Music by Dominick Argento Libretto by John Olon-Scrymgeour after the play by Anton Chekhov
About The Boor
Argento's pastiche of the traditional one-act opera buffo. The servant, traditionally mute, has a small but significant singing part, and in lieu of an intermezzo, there is a wordless unaccompanied song by the title character. The Boor, like many of Argento's chamber pieces, presents a great opportunity for singers who can act.
Cast of Characters
The Servant,an old man,t
The Widow,young and pretty,s
The Boor,a middle-aged man,b-bar
In 1890, a beautiful young widow sits in the darkness in her country house, mourning for her husband who died a year ago. Her servant tries to convince her to forget her loss, as he has since the death of his wife, but she refuses. Left alone, she reproaches her dead husband for his infidelities during his life.
The servant returns to tell the widow that a rude man has come and insists on seeing her. Before she can object, the man bursts into the room. He tells her that he is her next-door neighbor, and that he has come to collect a debt her husband owed. The widow tells him that she will repay him in two days when her agent returns, but the neighbor insists that he must have the money by tomorrow to repay a loan or he will be ruined.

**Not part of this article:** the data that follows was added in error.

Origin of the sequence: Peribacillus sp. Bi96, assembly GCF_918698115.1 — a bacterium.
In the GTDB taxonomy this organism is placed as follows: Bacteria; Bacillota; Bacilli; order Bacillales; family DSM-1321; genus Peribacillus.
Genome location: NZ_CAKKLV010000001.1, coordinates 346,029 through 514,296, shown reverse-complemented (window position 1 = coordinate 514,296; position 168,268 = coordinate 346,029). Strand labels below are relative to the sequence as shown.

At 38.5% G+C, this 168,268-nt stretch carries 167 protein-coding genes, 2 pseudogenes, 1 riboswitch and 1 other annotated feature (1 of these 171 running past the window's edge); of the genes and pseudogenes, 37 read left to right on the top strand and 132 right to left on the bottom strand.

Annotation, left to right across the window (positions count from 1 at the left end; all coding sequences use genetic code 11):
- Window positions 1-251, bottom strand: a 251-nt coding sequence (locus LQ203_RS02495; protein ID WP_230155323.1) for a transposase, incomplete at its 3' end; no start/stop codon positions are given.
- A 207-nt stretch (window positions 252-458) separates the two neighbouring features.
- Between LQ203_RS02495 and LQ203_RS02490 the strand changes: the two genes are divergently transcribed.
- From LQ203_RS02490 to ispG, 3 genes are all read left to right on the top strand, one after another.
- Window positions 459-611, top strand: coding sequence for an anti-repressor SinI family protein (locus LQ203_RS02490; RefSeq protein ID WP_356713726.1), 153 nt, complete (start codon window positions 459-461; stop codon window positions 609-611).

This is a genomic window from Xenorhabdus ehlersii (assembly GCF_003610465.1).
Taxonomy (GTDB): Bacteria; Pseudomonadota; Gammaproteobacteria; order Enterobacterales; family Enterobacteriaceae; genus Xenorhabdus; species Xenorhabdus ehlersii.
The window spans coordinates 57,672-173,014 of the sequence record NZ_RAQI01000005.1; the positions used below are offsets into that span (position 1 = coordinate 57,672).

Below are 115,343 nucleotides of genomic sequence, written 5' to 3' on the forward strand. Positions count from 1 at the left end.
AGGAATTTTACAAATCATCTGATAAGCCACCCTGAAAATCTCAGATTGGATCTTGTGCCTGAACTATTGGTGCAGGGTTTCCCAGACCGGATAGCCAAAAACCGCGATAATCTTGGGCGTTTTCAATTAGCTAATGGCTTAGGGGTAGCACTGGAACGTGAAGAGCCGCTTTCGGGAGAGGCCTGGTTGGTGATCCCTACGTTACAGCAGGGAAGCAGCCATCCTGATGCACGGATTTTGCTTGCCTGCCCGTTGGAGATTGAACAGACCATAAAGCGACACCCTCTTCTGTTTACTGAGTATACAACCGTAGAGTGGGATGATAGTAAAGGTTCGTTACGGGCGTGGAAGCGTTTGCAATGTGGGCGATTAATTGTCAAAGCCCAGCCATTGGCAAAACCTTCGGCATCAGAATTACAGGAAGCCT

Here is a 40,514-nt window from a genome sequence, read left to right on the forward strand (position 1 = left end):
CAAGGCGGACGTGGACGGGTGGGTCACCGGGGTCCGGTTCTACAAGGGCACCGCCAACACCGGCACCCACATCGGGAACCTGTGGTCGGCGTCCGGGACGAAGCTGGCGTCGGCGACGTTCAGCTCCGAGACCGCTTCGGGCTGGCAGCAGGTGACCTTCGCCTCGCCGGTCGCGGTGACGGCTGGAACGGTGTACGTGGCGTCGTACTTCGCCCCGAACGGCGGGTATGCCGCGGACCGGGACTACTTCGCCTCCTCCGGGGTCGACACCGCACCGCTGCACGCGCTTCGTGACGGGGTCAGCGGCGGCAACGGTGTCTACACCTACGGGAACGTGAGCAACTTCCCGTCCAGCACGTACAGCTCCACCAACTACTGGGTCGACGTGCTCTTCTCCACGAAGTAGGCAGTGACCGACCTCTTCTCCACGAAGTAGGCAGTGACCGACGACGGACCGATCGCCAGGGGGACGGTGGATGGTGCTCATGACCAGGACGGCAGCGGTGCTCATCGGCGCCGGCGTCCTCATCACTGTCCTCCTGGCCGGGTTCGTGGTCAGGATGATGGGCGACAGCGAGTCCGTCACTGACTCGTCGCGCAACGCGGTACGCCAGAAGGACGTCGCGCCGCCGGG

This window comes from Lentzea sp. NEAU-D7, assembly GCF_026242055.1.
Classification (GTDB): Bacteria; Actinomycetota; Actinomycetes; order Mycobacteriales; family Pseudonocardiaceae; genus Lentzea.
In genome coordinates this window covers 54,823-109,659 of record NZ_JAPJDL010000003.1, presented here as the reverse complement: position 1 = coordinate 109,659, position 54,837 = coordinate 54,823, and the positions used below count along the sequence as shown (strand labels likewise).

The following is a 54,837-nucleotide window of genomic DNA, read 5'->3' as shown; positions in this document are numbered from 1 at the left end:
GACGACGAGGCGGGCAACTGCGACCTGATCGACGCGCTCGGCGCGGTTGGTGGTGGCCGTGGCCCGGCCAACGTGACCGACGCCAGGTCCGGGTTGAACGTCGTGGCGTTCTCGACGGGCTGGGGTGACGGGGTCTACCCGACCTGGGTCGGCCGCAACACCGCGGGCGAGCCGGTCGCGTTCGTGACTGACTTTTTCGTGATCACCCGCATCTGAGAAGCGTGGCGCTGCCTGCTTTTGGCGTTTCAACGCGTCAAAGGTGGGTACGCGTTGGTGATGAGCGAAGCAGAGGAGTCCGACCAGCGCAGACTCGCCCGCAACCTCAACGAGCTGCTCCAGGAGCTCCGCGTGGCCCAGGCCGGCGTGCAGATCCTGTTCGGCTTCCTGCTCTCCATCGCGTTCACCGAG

The widow again refuses him, claiming that she is too upset on the anniversary of her husband's death for business matters. Left alone, the neighhbor fumes that he is considered "a boor" for trying to save his home. He determines to stay until he receives his money, and passes the time with a wordless song.
The widow, annoyed by his singing, comes out, and the two of them trade insults. When the widow tells him that he doesn't know how to behave in the company of ladies, the neighbor replies by telling her of the ladies he knew when he was young, and that he now has no time for women. She replies by telling him of her husband's infidelities. The neighbor accuses her of using her mourning to attract male attention, and, enraged, she calles him a boor.
Enraged, the neighbor challenges the widow to a duel. The widow fetches her husband's pistols, and the neighbor, impressed in spite of himself with her spirit, shows her how to use the pistol as the two of them realize their feelings for one another. When the guns are ready, he tells her he will fire into the air, because he loves her; when she grows angry, he tells her that he will be pleased to die byher enchanting hand. He proposes, and she vacillates, but as the curtain falls she puts her hand on his shoulder.
World premiere Eastman School of Music, Rochester, New York May 6, 1957